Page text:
II. The Title VII Counts

SFG’s challenge to Counts III and IV also asserts a failure to exhaust administrative remedies, but of a different stripe. SFG argues that Smuk’s corresponding administrative Charge filed in the Equal Employment Opportunity Commission (“EEOC”), which SFG does not contend was withdrawn, “did not include allegations of disparate treatment gender discrimination or unlawful retaliation, ” and “[c]laims outside the scope of an administrative discrimination charge cannot be litigated.” Mem., Dkt. 12, at 1, 6. The Court disagrees.

As an initial matter, SFG’s assertion that Smuk’s Charge contained no allegations of retaliation is contrary to the Charge on which SFG relies so heavily. See Exhibit A to Mem., Dkt. 12-1, at 1-2 (referring to “adverse employment consequences when I rejected the advances” and asserting that “Mr. Miekisz indicated to me that he knew about my report and was holding it against me”).[2] But in any case, courts must apply a “liberal standard” when reviewing the scope of an EEOC charge, and “allow claims reasonably related to and growing out of the allegations in the EEOC charge to proceed.” Martin v. F.E. Moran Inc., No. 13 C 3526, 2014 WL 5421021, at *4 (N.D. Ill. Oct. 24, 2014); Steele v. APL Logistics, No. 07 C 6440, 2008 WL 268705, at *3 (N.D. Ill. Jan. 28, 2008) (same). Factual statements in an EEOC charge thus “may implicate several different types of discrimination” not expressly asserted in the original charge. Aldridge v. Lake Cnty. Sherriff’s Office, No. 11 C 3041, 2013 WL 4080651, at *4 (N.D. Ill. Aug. 13, 2013) (quoting Babrocky v. Jewel Food Co., 773 F.2d 857, 866 (7th Cir. 1985)). Such additional judicial claims have been found “reasonably related” and allowed to proceed, where “the allegations in the complaint describe the same conduct and implicate the same individuals as those found in the EEOC charge.” See, e.g., id. at *4; Morales v. Goodwill Indus. of Se. Wisc., Inc., No. 14 CV 2370, 2014 WL 4914255, at *4 (N.D. Ill. Sept. 30, 2014) (“the accommodation claim and the discrimination charge involve the same conduct and individuals”); Steele, 2008 WL 268705, at *4 (plaintiff’s additional claim “implicate[d] the same time frame, similar conduct, and the same individual identified in her EEOC charge”).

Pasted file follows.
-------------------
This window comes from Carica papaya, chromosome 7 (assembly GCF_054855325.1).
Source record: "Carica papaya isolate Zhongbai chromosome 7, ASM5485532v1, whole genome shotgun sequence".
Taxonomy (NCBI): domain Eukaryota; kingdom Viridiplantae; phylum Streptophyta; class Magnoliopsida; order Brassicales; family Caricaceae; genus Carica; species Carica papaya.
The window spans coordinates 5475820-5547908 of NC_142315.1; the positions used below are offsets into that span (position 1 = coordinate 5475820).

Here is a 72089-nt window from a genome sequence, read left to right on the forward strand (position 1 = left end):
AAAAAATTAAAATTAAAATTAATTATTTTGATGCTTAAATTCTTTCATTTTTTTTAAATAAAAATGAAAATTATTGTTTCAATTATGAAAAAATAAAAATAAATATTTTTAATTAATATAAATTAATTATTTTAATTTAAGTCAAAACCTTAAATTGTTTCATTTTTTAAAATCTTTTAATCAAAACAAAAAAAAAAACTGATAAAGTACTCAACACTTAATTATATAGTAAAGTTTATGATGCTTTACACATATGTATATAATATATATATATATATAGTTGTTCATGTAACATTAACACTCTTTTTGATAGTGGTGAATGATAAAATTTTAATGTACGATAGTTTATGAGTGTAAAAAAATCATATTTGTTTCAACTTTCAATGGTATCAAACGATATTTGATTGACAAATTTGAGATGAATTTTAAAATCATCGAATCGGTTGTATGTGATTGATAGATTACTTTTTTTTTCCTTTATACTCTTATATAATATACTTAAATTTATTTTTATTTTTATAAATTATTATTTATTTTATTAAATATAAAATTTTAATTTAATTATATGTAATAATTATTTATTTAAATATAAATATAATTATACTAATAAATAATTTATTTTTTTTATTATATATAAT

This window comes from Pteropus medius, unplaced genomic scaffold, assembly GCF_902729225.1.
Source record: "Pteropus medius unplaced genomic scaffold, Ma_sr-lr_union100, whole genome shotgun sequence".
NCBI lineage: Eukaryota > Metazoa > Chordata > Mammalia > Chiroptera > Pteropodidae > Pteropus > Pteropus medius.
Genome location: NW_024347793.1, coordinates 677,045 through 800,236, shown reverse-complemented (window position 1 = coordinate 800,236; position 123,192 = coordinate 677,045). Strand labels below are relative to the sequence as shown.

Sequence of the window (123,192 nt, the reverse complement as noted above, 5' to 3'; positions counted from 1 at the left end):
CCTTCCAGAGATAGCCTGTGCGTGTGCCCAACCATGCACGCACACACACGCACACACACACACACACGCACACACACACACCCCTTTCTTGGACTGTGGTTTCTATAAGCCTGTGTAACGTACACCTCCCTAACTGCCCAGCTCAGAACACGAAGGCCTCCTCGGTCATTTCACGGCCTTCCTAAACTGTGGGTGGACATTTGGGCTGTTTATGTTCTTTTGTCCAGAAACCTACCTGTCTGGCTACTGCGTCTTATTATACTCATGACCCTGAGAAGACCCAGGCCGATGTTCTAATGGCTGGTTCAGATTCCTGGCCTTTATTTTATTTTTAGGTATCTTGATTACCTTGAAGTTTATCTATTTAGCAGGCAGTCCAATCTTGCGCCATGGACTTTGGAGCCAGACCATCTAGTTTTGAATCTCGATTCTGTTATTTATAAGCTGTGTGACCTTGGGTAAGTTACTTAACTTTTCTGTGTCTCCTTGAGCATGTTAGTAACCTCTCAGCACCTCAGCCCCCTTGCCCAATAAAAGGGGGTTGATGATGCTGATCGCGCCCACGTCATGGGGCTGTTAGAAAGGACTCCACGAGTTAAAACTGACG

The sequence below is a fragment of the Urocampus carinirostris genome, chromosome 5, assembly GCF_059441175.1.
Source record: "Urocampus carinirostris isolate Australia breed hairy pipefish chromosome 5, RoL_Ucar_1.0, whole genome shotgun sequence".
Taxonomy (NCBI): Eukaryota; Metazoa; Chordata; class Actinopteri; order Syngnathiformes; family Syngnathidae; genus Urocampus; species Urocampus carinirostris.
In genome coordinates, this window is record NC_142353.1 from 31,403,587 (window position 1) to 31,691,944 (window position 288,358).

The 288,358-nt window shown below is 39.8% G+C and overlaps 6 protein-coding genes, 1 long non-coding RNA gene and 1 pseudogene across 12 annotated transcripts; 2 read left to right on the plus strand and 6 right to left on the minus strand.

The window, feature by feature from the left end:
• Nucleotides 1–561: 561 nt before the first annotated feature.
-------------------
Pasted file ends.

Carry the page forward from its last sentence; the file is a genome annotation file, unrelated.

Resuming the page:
Applying this liberal standard to Smuk’s Complaint, the Court finds that Smuk’s retaliation and gender discrimination claims under Title VII (Counts III and IV) are reasonably related to the allegations in his EEOC Charge, as the Complaint and Charge involve the same individuals (e.g., Smuk’s supervisor and SFG’s plant manager and human resources personnel) and conduct (e.g., “sexual harassment, ” “sexually offensive objectifying comments, ” “threats and harassing comments, ” and “adverse employment consequences”). Compare Mem., Exhibit A, Dkt. 12-1, at 1-2, with Compl., Dkt. 1, ¶¶ 16-46. And while Smuk’s Complaint certainly delivers more detail than his EEOC Charge, such additional detail reasonably could be expected “to grow from” an investigation of the allegations in Smuk’s Charge. See Tripplett v. Starbucks Coffee, No. 10 C 5215, 2011 WL 3165576, at *2 (N.D. Ill. July 26, 2011) (“The pertinent inquiry is ‘what EEOC investigation could reasonably be expected to grow from the original complaint.’” (quoting Ajayi v. Aramark Bus. Servs., Inc., 336 F.3d 520, 527 (7th Cir. 2003))); Morales, 2014 WL 4914255, at *4 & n.4 (“the relevant inquiry is whether ‘the claim in the complaint ...